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Inflation - How Big a Risk Is It?

The exponential rise in the national debt since COVID began by the tune of more than $3.8 Trillion of stimulus monies was inevitably going to lead to a wave of hard asset inflation as well as consumer inflation. The only question was "how much"?

In the last couple of days, the markets woke up to the fact that inflation might be worse than the federal reserve predicted. The CPI (Consumer Price Index) numbers released for April 2021 rose 0.8% versus an expected rise of 0.2% month over month. Should we be alarmed and worried? In the short term, the answer is "not really". If you have been tracking first quarter earnings calls, you will have heard many CEO's describing how tight supply chains are right now. Higher costs of raw material inputs are being passed onto the consumer. As COVID restrictions ease and consumer demand for goods and services rise alongside tight supply chains operating on "just in time" demand cycles, the natural consequence of greater demand and tight supplies is higher price increases.

It is difficult to say how inflation numbers will fare over the coming months as it will take time for supply chains to re-calibrate and meet rising demand.  However, as this occurrs, inflation numbers will likely decrease as supply increases. Overall, however, we expect the inflation trend to show up as net higher consumer prices across most hard and soft asset categories, compared to before the pandemic.

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The Impact of The Biden Tax Plan

Joe Biden announced his new trillion dollar infrastructure plan last week and how he intends to fund it, which sent chills through the markets and the $400,000 plus annual income earners. Of course, this should not have come as a surprise. The odds of the Biden Administration not implementing such a key campaign promise was close to zero. What the announcement did do was sound the alarm ammong the top segment of american earners that it was time to take action and evaluate steps to mitigate taxes going forward under the likely scenarios outlined by the president.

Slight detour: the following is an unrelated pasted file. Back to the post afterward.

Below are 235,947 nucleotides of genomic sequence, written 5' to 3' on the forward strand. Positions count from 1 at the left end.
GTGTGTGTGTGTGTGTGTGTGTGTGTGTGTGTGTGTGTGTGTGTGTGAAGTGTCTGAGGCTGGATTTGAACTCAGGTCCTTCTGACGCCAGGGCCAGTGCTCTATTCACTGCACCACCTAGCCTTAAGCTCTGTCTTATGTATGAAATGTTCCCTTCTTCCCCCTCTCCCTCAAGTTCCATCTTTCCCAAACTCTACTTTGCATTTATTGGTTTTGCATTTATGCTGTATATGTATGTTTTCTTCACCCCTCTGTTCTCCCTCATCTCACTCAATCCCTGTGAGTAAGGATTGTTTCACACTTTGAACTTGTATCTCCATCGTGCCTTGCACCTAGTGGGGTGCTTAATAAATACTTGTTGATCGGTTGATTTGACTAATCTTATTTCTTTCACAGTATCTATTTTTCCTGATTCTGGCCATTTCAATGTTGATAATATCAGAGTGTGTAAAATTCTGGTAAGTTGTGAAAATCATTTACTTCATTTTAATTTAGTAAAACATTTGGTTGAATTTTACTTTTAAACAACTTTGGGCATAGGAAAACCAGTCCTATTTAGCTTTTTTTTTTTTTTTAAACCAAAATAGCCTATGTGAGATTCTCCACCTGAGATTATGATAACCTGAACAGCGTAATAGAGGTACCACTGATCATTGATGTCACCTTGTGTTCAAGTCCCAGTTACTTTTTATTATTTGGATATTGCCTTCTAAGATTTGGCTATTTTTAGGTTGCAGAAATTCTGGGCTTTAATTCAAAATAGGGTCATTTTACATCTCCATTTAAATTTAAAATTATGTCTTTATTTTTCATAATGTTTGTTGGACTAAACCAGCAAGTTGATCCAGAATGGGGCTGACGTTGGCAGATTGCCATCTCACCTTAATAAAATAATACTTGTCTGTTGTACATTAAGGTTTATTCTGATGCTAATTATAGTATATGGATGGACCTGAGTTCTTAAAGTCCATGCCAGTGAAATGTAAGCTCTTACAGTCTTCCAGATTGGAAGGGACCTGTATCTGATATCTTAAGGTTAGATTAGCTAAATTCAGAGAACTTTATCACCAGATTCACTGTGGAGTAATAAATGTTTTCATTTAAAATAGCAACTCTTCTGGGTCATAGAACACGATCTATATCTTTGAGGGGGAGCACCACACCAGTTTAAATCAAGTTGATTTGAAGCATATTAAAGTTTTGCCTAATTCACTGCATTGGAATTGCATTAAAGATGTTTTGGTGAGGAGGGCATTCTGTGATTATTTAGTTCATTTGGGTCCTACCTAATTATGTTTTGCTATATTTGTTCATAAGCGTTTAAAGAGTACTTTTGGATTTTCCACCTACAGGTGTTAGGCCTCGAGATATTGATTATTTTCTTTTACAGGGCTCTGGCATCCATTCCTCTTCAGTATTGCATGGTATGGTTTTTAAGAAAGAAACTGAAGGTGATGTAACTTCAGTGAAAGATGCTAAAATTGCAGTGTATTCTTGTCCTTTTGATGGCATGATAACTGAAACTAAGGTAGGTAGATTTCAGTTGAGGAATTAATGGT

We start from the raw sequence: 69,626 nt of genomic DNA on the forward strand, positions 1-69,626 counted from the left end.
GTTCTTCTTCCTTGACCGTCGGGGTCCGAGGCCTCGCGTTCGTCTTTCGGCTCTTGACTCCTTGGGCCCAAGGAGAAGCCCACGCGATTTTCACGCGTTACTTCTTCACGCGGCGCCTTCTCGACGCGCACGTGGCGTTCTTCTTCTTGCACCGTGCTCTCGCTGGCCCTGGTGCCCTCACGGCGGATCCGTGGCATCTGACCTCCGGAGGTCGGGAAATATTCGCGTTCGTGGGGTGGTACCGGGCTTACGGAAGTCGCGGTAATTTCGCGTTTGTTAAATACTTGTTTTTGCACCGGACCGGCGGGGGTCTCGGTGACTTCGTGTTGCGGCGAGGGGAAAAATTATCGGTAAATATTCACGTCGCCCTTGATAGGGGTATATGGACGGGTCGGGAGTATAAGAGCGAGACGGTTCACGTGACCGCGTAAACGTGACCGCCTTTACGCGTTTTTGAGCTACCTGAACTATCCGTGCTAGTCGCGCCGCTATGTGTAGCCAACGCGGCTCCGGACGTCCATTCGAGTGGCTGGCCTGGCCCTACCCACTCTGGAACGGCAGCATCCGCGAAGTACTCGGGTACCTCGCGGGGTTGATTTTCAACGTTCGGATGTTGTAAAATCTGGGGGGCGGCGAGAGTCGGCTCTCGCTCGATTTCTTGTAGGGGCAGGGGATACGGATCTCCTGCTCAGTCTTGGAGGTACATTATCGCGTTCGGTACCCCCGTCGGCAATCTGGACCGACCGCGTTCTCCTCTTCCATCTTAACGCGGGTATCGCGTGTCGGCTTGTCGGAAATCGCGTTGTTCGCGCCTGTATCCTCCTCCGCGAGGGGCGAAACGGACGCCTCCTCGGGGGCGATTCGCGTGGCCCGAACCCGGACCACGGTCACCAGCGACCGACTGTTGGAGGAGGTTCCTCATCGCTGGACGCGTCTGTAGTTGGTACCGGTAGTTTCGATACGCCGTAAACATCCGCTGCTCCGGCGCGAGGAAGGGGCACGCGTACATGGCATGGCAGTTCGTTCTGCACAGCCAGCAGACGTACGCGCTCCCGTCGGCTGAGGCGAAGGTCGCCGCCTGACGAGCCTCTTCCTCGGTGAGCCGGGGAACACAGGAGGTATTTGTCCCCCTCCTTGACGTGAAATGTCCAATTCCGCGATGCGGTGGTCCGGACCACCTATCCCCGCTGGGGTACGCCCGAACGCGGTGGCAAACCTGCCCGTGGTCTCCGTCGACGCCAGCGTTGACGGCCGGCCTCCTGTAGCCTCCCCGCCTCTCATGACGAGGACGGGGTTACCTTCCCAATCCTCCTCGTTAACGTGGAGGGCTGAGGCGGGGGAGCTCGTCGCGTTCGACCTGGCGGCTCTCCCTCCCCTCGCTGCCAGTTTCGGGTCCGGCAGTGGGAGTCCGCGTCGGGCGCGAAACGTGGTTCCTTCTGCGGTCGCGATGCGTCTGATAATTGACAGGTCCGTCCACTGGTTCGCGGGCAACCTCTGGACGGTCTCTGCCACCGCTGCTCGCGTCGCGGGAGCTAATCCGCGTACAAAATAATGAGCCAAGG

The actual proposal however still needs to pass the chambers of congress and the resulting outcomes will not be known until it does. It is likely that the proposed announcement of a hike on income and capital gains taxes was a negotiating tactic and it would be unlikley that long term capital gains would be as high as the 39.6% proposed rate and more likely to be sub 30%. In addition, it is anticipated that there will be an increase in estate and gift taxes which will also require heirs to pay capital gains taxes on assets above a certain amount that they inherit.

The cosy tax rules governing asset inheritances which has allowed wealth to be locked up generationally without taxes needing to be paid on any assets held for the long term looks likely to change. The Biden infrastructure proposal needs funds to pay for it and just adding to the national debt to pay for it is not a solution. In a predominant capitalist society the spoils of industry and most advantageous tax rules go to the few while comparatively much larger segments of the population live on sub $15/hour wages and are unable to cover the increasingly expensive needs of life.The middle classes are shrinking and the working classes have felt left behind.The new Biden Tax plan aims to address some of these imbalances.

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China Issues Digital Currency - The Big News That is Not Being Covered with Giant Implications

China has issued a digital Yuan and it's got governments around the world scared and in catch-up mode. So what's the big deal? The world is moving at breakneck pace to a digital based currency system. Cash is being phased out. Consumers around the world are paying increasingly with debit and credit cards. Cash is being used less and less and this trend has only accellerated since the advent of COVID. It only makes sense in a predominantly digital commerce world that this would be accompanied by government issued digital currencies.